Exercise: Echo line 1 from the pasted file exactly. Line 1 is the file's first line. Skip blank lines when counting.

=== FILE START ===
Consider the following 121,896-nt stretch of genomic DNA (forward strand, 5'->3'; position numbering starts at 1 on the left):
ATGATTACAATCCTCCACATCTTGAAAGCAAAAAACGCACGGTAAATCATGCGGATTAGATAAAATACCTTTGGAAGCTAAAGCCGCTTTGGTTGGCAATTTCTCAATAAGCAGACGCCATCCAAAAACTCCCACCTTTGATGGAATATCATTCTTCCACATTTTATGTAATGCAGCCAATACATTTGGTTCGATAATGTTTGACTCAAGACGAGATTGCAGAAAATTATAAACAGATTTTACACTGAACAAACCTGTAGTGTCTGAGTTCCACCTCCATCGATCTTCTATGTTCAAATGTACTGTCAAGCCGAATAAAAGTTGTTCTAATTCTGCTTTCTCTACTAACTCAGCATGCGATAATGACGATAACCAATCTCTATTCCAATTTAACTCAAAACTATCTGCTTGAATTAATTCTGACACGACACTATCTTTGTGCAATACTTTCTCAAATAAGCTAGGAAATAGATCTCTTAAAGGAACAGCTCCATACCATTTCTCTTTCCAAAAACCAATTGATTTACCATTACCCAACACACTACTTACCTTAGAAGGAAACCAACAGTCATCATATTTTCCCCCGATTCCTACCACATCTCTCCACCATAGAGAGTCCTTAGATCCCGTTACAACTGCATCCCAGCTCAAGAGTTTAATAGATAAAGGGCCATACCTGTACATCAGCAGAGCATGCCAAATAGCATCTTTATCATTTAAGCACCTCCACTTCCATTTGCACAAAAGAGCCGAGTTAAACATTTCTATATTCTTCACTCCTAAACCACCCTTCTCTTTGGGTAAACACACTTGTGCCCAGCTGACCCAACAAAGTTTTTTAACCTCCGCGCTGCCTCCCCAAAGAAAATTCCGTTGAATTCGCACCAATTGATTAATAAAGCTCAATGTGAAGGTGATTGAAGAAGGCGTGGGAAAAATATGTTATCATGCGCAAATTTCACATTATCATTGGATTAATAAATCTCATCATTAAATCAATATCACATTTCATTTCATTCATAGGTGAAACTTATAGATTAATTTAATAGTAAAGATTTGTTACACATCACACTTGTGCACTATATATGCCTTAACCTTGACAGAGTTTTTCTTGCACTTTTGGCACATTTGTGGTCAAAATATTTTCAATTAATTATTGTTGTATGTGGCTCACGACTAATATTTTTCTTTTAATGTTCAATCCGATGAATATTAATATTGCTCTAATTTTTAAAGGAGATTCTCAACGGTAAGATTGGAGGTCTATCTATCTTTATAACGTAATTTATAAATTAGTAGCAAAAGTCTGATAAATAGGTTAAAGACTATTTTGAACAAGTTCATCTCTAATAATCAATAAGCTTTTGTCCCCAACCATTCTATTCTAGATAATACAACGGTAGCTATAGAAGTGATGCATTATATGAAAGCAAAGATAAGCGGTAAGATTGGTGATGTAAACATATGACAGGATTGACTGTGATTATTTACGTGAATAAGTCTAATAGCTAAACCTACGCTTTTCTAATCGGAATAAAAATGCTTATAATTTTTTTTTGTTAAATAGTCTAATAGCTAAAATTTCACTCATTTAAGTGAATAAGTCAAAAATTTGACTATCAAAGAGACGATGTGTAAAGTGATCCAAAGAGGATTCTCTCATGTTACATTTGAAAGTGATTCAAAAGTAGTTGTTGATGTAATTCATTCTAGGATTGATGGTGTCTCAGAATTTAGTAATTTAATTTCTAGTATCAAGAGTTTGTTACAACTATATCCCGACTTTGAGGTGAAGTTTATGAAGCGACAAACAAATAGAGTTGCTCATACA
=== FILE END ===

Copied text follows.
Consider the following 121,896-nt stretch of genomic DNA (forward strand, 5'->3'; position numbering starts at 1 on the left):